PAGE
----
To union, and firm faith, and firm accord, 
More than can be in Heaven, we now return 
To claim our just inheritance of old, 
Surer to prosper than prosperity 
Could have assured us; and by what best way, 
Whether of open war or covert guile, 
We now d...Read more of this...

by Milton, John
...ut them frisking played 
All beasts of the earth, since wild, and of all chase 
In wood or wilderness, forest or den; 
Sporting the lion ramped, and in his paw 
Dandled the kid; bears, tigers, ounces, pards, 
Gambolled before them; the unwieldy elephant, 
To make them mirth, used all his might, and wreathed 
His?kithetmroboscis; close the serpent sly, 
Insinuating, wove with Gordian twine 
His braided train, and of his fatal guile 
Gave proof unheeded; others on the grass 
Co...Read more of this...

by Whitman, Walt
...ting helplessly—some with contagious diseases. 

I behold the sail and steamships of the world, some in clusters in port, some on their

Some double the Cape of Storms—some Cape Verde,—others Cape Guardafui, Bon, or Bajadore; 
Others Dondra Head—others pass the Straits of Sunda—others Cape Lopatka—others Behring’s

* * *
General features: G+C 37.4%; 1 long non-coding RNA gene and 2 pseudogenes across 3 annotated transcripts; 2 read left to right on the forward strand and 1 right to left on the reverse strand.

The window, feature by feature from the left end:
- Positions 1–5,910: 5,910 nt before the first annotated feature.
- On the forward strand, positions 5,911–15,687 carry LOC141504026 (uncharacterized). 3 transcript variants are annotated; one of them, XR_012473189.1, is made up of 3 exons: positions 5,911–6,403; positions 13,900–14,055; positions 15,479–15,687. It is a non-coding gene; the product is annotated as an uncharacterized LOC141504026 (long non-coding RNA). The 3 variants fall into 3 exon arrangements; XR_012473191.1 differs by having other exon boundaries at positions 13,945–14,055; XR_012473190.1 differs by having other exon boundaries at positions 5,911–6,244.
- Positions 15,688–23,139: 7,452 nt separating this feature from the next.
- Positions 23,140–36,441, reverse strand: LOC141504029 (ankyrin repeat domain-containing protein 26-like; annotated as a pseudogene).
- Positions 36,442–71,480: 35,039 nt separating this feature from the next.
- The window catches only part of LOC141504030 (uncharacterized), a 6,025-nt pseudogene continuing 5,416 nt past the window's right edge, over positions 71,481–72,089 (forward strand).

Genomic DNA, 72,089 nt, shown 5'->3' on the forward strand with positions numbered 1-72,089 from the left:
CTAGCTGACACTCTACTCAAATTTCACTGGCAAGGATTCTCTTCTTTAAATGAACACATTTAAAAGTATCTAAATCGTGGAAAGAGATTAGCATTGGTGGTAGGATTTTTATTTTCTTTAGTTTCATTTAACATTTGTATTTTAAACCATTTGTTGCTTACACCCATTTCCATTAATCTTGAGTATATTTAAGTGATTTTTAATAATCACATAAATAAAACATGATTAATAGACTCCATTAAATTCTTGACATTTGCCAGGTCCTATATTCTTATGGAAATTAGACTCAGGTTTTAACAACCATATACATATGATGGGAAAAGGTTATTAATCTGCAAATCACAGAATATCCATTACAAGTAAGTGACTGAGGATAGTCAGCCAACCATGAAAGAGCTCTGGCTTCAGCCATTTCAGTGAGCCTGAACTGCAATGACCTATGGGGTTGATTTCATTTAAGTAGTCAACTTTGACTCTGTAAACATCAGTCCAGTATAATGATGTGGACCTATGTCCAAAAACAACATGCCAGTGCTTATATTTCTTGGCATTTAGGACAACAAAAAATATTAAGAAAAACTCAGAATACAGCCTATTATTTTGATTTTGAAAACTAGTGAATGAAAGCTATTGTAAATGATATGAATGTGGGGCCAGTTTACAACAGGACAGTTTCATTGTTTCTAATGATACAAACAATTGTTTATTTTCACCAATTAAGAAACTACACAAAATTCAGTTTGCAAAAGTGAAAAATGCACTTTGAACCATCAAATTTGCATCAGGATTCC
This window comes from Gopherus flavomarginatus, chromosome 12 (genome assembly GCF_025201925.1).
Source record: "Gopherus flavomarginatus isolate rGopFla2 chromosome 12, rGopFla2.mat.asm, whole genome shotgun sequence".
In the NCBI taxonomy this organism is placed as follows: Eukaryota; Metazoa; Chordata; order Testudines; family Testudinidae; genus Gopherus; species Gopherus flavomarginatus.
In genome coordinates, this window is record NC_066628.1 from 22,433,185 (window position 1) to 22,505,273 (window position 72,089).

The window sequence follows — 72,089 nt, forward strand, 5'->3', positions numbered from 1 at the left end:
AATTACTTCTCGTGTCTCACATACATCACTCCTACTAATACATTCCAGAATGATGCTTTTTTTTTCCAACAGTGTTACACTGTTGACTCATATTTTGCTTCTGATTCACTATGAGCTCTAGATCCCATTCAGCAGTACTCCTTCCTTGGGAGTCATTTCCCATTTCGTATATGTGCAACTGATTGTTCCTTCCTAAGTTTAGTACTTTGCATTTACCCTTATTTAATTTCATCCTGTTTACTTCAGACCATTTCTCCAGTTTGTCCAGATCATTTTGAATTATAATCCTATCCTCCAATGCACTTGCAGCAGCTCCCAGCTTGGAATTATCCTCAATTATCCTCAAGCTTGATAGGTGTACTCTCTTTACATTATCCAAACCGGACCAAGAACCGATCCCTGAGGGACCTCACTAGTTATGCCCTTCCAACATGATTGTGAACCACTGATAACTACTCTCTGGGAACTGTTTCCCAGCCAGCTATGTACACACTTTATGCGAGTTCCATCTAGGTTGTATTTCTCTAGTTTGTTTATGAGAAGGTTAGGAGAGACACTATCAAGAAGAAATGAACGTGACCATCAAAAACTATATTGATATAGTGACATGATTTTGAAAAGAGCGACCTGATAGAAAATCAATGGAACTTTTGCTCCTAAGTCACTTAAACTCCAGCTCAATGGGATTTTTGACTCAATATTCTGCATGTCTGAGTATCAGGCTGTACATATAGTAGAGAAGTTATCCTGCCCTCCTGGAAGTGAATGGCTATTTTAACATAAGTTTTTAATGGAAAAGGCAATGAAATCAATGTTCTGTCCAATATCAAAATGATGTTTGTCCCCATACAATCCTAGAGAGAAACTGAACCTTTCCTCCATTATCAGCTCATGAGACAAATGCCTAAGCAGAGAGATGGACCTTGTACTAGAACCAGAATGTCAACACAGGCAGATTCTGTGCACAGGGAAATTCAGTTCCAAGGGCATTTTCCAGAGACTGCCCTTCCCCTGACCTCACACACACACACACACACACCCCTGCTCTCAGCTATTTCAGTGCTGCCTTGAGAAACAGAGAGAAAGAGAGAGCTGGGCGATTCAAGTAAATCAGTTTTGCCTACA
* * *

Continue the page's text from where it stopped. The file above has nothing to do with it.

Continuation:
Others Cape Horn—others sail the Gulf of Mexico, or along Cuba or Hayti—others Hudson’s
 Bay or
 Baffin’s Bay; 
Others pass the Straits of D...Read more of this...

by Whitman, Walt
...the parturition chamber, her faintness and
 pains are advancing; 
The paving-man leans on his two-handed rammer—the reporter’s lead
 flies swiftly over the note-book—the sign-painter is lettering with red and
The canal boy trots on the tow-path—the book-keeper counts at his
 desk—the shoemaker waxes his thread; 
The conductor beats time for the band, and all the performers follow him;
The child is baptized—the convert is making his first professions; 
The reg...Read more of this...

by Whitman, Walt
To cultivate a turn for carpentering, plastering, painting, 
To work as tailor, tailoress, nurse, hostler, porter,
To invent a little—something ingenious—to aid the washing, cooking, cleaning, 
And hold it no disgrace to take a hand at them themselves. 

I say I bring thee, Muse, to-day and here, 
All occupations, duties broad and close, 
Toil, healthy toil and sweat, endless, without cessation,
The old, old general burdens, interests, joys, 
The family, pare...Read more of this...

by Whitman, Walt
However sweet these laid-up stores—however convenient this dwelling, we cannot remain
However shelter’d this port, and however calm these waters, we must not anchor here; 
However welcome the hospitality that surrounds us, we are permitted to receive it but a

Allons! the inducements shall be greater;
We will sail pathless and wild seas;